Last night I did an author event at the New Philadelphia Library in New Philadelphia, Ohio. Shout out to them for a wonderful event! I had the pleasure of meeting a couple of aspiring writers and illustrators who wanted more information about publishing children's books. I'm always happy to offer information about this crazy world of publishing because that's what others did for me when I was just starting out. In fact, that is the whole point of Critter Lit! I love that our community of writers and illustrators is supportive of one another. We cheer when someone succeeds and commiserate when someone fails. It's something that I've always loved about my community.
So that got me thinking about what I did to get started. Of course each author or illustrator's journey into this business is unique, but these are some of the things that helped me.
So you want to be a children's book author or illustrator or both! Where to begin? The publishing world is intimidating and overwhelming. Most days it feels remote and untouchable. It's not. You just have to be willing to work incredibly hard and never ever give up. Which is a lot easier said than done. I know. So how do you make something seem possible? Immerse yourself in it. Then it doesn't feel quite so scary.
Tip No. 1 - READ A TON OF BOOKS
First and foremost, you need to educate yourself. Make friends with your local bookseller or children's librarian. Find out which books are being talked about. Which books they love. Which books they see people responding to. The more you read the better you will understand what the market is and what other authors and illustrators are doing. This will also help you understand how your ideas will fit into the market. Who will buy your book? Is it marketable? My first job was in a children's book shop. This is where my education began. That coupled with a voracious reading habit helped me understand the children's book market.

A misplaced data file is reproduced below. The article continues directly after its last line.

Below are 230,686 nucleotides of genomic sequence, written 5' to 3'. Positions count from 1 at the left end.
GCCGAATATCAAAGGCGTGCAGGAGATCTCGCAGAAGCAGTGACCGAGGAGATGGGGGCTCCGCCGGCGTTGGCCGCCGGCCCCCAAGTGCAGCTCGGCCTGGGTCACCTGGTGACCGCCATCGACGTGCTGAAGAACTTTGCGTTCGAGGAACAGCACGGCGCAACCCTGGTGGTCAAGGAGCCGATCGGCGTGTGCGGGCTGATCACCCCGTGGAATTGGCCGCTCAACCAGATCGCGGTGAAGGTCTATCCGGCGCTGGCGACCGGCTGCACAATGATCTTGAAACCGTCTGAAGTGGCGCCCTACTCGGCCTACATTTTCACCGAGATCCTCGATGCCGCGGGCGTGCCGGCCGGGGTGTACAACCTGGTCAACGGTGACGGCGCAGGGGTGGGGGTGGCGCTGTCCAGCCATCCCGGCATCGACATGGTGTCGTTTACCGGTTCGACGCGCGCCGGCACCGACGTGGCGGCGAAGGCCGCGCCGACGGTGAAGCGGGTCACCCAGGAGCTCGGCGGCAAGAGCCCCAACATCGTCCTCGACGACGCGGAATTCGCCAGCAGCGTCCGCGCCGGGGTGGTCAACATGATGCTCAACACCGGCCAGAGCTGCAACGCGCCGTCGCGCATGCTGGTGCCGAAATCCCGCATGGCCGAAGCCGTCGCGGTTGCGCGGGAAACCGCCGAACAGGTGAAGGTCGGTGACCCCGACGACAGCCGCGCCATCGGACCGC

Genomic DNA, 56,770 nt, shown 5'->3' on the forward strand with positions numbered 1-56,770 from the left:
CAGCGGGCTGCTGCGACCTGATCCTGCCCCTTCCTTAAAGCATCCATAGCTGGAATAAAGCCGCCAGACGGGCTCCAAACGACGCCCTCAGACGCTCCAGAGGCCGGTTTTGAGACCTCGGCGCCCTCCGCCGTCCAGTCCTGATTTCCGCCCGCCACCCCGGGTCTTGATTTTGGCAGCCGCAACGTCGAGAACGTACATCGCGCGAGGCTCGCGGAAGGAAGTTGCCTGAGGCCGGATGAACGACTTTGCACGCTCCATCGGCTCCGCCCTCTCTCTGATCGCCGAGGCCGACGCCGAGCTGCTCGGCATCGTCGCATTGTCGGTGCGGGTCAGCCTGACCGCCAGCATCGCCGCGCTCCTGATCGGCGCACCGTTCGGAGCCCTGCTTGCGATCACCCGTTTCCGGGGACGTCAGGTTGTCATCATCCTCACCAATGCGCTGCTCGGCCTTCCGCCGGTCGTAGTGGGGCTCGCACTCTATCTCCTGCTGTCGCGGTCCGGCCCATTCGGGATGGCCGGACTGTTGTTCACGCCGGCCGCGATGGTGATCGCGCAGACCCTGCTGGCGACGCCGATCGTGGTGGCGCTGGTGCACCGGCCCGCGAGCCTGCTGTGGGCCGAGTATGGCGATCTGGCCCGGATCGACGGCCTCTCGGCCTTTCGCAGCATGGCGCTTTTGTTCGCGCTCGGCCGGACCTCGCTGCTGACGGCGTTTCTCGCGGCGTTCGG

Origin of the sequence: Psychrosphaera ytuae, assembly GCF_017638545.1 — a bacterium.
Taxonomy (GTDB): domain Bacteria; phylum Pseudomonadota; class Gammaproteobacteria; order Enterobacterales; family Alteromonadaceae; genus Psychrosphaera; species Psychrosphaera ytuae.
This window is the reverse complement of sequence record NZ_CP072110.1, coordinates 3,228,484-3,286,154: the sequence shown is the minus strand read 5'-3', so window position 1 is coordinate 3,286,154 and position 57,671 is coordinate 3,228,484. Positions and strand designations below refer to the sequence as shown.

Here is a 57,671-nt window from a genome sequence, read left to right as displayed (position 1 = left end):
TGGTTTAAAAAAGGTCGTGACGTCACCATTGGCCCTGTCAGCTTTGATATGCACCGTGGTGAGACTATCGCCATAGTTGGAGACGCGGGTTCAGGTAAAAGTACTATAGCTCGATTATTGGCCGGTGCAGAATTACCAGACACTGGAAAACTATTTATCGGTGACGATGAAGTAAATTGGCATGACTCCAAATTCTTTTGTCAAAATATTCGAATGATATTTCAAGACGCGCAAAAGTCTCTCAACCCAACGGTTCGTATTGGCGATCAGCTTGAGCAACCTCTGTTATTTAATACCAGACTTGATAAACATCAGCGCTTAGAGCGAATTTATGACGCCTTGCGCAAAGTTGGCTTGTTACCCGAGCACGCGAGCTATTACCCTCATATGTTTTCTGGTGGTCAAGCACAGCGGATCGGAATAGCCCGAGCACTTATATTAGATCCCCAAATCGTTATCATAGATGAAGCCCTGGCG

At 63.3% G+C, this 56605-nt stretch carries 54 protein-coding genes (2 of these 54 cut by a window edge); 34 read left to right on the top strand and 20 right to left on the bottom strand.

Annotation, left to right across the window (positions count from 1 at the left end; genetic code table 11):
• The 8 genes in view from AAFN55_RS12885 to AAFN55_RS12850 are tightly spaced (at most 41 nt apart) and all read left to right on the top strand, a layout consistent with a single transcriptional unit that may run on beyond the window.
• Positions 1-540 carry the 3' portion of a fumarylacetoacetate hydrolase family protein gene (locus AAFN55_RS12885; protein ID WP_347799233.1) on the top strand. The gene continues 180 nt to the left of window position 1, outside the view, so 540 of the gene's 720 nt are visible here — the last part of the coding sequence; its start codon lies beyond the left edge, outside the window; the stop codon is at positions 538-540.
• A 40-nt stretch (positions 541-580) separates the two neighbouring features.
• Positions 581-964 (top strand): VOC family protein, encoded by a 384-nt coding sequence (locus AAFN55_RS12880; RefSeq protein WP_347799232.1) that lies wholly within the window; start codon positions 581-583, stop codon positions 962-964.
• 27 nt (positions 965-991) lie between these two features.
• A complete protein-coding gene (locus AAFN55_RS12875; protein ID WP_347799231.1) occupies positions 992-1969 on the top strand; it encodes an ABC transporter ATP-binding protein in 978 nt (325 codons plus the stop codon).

Tip No. 2 - JOIN A WRITING GROUP/CRITIQUE GROUP
You have to get out of your own head and share your work. Finding a group of people who you can share your writing or illustrations with is tremendously helpful. You can give and receive feedback that can make all the difference for your project. I've been apart of the same critique group for a couple years now. We try to meet once a month and share new stuff that each of us is working on. Some of us are author/illustrators and some are authors only. This dynamic has been great for us to get well-rounded responses to our work. I tend to share my ideas with my critique group first before diving in and writing. They have been my barometer for whether or not I have a good idea bouncing around and if I should develop it further.
Tip No. 3 - JOIN SCBWI
SCBWI - The Society of Children's Book Writers and Illustrators. This is one of the best resources for authors and illustrators, especially if you are just starting out. SCBWI is a national organization with chapters all over the country. Each chapter has their own events (critique groups, meetings, conferences, etc.). There is also a huge Summer and Winter conference in New York and Los Angeles every year. The great thing about SCBWI is that it provides a support group of like-minded individuals. Everyone loves children's books. You can meet editors, art directors, authors, illustrators, book designers, agents, and more through this organization. It's also a place where you can ask lots and lots of questions about the industry and receive answers from professionals currently making books for kids. For more information about SCBWI, click here.
Tip No. 4 - COMMIT
No one is going to write your book for you. If you want to break into publishing you have to be willing to work your butt off. Seriously. This is a tough business. You are your biggest advocate. So stop putting off your writing and just do it. Make a commitment to write every day. Finish your book. Be brave and keep creating what you love.
Tip No. 5 - BE SOCIAL
Make friends. Be supportive. Find out what authors and illustrators are doing. Twitter and Facebook are great resources for this. You never know who you might connect with and where that could lead.
Until next time...